Yorkshire words…

Being a Yorkshire lass I was enthralled by the Yorkshire Historical dictionary which contains over 4,000 words as a result of the work of an academic and historian called Dr George Redmonds. His study lasted over 60 years and it has brought so many words back to me.

He jotted down all the words he came across in books, dairies, manuscripts, church court papers and monastic records. His little index cards were found filed in shoeboxes with the meaning, origin and the historical source of every word meticulously listed on each one.

Having a neighbor called Aunty Nelly as a child I found some of the words used in this common place in my childhood. She was very cultured and quaint and owned a china shop but as a Yorkshire lady she frequented Betty’s Tea Rooms in Harrogate often. In fact my first visit there was with her. I always remember her saying, ‘Now mek sure…’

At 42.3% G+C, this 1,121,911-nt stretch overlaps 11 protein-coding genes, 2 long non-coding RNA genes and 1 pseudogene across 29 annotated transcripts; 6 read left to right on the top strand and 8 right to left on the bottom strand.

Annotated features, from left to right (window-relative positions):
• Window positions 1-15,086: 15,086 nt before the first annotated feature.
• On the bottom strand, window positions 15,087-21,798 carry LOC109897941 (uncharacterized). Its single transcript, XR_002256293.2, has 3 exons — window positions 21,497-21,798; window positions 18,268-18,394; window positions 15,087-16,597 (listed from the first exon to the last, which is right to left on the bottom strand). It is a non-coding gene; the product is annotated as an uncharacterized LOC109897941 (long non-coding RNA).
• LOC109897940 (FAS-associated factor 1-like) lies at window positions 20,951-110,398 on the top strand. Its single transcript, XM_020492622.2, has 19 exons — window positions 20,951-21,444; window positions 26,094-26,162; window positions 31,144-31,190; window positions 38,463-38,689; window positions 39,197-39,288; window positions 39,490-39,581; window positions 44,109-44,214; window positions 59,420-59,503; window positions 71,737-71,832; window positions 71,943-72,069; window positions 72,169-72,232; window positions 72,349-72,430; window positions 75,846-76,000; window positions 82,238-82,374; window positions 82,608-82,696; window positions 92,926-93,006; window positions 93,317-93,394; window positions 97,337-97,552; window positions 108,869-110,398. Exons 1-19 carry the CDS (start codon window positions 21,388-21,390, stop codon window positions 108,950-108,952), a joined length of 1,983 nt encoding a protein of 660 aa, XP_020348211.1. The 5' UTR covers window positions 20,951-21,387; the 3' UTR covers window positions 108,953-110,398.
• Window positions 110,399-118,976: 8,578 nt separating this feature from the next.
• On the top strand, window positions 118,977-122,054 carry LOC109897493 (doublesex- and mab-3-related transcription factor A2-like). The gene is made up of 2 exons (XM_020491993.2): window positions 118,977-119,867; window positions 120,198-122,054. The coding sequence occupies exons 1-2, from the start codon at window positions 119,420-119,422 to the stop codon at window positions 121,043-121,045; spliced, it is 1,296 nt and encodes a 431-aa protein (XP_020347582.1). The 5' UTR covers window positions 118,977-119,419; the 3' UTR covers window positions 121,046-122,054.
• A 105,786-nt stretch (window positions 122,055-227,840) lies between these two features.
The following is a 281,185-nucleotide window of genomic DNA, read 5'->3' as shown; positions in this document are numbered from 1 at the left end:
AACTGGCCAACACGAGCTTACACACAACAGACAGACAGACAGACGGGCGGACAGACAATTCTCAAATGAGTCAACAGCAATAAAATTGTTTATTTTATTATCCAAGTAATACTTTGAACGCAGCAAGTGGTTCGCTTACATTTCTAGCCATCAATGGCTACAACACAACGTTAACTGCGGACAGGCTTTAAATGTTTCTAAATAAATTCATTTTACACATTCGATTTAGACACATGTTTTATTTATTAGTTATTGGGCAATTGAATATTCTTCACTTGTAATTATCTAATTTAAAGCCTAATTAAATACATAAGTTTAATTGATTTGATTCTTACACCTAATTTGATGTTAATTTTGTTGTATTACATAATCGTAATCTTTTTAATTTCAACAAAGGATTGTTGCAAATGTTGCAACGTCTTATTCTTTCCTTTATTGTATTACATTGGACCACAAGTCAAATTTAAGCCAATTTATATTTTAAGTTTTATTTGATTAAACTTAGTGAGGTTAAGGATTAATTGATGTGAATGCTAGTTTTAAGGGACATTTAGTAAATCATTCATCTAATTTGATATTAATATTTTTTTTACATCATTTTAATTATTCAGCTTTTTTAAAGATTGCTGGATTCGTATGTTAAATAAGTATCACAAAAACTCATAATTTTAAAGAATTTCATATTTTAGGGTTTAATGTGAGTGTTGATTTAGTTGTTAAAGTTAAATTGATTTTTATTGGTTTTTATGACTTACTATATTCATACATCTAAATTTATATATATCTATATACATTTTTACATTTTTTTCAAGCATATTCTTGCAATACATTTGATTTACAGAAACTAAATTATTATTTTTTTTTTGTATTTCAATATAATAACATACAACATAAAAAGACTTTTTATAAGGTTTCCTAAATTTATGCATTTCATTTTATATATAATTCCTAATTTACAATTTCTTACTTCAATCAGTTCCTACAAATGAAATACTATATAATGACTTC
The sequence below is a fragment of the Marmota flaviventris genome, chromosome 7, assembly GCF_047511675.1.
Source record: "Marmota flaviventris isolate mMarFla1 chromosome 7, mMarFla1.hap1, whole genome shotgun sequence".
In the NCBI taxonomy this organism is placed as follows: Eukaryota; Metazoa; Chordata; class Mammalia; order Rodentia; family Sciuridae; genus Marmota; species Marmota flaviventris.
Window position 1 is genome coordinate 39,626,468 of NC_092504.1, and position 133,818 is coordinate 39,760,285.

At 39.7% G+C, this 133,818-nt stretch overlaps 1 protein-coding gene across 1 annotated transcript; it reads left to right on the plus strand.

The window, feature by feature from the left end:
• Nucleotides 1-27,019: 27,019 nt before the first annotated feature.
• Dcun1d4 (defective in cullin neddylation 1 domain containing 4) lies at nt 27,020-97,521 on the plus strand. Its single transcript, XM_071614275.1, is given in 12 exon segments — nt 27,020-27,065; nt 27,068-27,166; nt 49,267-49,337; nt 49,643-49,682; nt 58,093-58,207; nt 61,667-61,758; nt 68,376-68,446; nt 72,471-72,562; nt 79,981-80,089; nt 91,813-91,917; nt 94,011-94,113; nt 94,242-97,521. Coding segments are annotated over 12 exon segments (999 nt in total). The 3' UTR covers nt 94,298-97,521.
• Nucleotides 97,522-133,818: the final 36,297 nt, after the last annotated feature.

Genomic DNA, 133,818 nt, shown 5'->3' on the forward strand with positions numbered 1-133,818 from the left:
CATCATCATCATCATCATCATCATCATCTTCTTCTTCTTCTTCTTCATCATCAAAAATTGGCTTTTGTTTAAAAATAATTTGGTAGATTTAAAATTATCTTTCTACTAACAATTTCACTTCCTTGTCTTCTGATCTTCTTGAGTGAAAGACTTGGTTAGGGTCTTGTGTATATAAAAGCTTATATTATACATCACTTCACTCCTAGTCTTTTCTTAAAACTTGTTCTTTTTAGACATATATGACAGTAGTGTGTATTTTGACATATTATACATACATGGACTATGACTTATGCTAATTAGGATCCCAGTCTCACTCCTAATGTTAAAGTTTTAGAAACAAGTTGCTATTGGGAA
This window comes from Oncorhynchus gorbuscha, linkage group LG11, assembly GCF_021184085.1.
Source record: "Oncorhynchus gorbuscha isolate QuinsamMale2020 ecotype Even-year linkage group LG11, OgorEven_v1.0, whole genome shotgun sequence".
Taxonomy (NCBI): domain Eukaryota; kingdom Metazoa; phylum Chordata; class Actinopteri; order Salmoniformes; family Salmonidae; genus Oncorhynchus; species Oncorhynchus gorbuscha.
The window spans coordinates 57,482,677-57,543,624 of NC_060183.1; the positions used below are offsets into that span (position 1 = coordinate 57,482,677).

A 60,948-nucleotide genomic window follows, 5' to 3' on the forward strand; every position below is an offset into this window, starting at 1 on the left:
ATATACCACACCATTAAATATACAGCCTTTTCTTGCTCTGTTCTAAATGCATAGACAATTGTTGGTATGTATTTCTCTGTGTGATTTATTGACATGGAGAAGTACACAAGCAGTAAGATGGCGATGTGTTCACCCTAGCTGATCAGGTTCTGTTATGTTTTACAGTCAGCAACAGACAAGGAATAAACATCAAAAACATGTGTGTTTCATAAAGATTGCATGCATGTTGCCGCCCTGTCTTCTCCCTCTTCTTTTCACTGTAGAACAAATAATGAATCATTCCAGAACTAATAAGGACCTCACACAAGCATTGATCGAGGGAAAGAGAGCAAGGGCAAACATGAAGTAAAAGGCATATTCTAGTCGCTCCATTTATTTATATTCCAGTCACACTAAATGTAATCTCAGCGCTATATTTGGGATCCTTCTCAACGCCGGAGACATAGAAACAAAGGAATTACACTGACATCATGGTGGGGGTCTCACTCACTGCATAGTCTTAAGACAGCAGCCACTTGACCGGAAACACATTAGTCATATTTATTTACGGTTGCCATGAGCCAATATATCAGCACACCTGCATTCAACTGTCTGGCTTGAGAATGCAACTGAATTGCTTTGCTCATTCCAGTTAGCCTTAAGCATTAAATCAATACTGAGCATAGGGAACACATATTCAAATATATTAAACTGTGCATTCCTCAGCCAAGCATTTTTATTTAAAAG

Here are some common place words still used in Yorkshire that may seem like another language to some!


Ambry – pantry or food cupboard

Baldric – belt or strap to support a sword

Bedlamite – lunatic

Cramble – to hobble

Doubler – plate or dish

Flosh – marshy spot

Garray – noisy row

Ing – meadow

Kiss – to have sex

Mammal – woman

Nifle – items of little value

Outman – stranger

Pasch – Easter

Smoot – hole at base of hedge for animals


They say you can take the girl out of Yorkshire but you can’t take Yorkshire out of the girl. Do you come from another part of the UK and use any words which Londoners or those from other parts of the country do not so easily understand?